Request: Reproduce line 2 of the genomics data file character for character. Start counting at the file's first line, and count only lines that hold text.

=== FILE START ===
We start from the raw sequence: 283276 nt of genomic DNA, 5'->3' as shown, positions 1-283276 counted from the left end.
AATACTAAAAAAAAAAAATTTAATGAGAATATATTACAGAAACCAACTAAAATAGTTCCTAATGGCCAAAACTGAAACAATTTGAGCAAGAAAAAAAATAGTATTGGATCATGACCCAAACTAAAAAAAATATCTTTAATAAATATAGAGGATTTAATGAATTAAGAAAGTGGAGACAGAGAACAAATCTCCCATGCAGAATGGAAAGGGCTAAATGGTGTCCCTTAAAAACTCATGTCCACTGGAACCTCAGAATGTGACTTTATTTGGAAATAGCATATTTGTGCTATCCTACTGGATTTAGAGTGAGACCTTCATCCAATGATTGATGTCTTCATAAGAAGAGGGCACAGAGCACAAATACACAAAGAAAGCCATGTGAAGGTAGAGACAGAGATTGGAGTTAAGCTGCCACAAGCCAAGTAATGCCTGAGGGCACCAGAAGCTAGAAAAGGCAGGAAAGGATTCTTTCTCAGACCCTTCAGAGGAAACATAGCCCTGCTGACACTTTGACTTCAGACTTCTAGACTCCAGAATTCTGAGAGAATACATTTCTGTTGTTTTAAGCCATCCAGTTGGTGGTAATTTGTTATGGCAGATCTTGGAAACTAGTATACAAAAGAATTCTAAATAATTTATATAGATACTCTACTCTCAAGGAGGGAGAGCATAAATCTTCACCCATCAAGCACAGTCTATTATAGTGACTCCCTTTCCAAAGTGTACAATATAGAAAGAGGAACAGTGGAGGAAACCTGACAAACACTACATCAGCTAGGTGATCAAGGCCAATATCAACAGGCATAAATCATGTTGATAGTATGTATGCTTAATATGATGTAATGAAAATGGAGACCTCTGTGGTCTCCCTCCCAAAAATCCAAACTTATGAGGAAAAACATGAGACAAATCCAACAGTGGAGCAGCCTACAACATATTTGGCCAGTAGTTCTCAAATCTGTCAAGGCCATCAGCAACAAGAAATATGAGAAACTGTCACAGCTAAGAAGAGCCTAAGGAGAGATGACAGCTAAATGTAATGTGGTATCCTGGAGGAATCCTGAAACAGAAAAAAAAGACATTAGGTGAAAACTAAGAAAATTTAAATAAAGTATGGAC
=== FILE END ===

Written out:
AATACTAAAAAAAAAAAATTTAATGAGAATATATTACAGAAACCAACTAAAATAGTTCCTAATGGCCAAAACTGAAACAATTTGAGCAAGAAAAAAAATAGTATTGGATCATGACCCAAACTAAAAAAAATATCTTTAATAAATATAGAGGATTTAATGAATTAAGAAAGTGGAGACAGAGAACAAATCTCCCATGCAGAATGGAAAGGGCTAAATGGTGTCCCTTAAAAACTCATGTCCACTGGAACCTCAGAATGTGACTTTATTTGGAAATAGCATATTTGTGCTATCCTACTGGATTTAGAGTGAGACCTTCATCCAATGATTGATGTCTTCATAAGAAGAGGGCACAGAGCACAAATACACAAAGAAAGCCATGTGAAGGTAGAGACAGAGATTGGAGTTAAGCTGCCACAAGCCAAGTAATGCCTGAGGGCACCAGAAGCTAGAAAAGGCAGGAAAGGATTCTTTCTCAGACCCTTCAGAGGAAACATAGCCCTGCTGACACTTTGACTTCAGACTTCTAGACTCCAGAATTCTGAGAGAATACATTTCTGTTGTTTTAAGCCATCCAGTTGGTGGTAATTTGTTATGGCAGATCTTGGAAACTAGTATACAAAAGAATTCTAAATAATTTATATAGATACTCTACTCTCAAGGAGGGAGAGCATAAATCTTCACCCATCAAGCACAGTCTATTATAGTGACTCCCTTTCCAAAGTGTACAATATAGAAAGAGGAACAGTGGAGGAAACCTGACAAACACTACATCAGCTAGGTGATCAAGGCCAATATCAACAGGCATAAATCATGTTGATAGTATGTATGCTTAATATGATGTAATGAAAATGGAGACCTCTGTGGTCTCCCTCCCAAAAATCCAAACTTATGAGGAAAAACATGAGACAAATCCAACAGTGGAGCAGCCTACAACATATTTGGCCAGTAGTTCTCAAATCTGTCAAGGCCATCAGCAACAAGAAATATGAGAAACTGTCACAGCTAAGAAGAGCCTAAGGAGAGATGACAGCTAAATGTAATGTGGTATCCTGGAGGAATCCTGAAACAGAAAAAAAAGACATTAGGTGAAAACTAAGAAAATTTAAATAAAGTATGGAC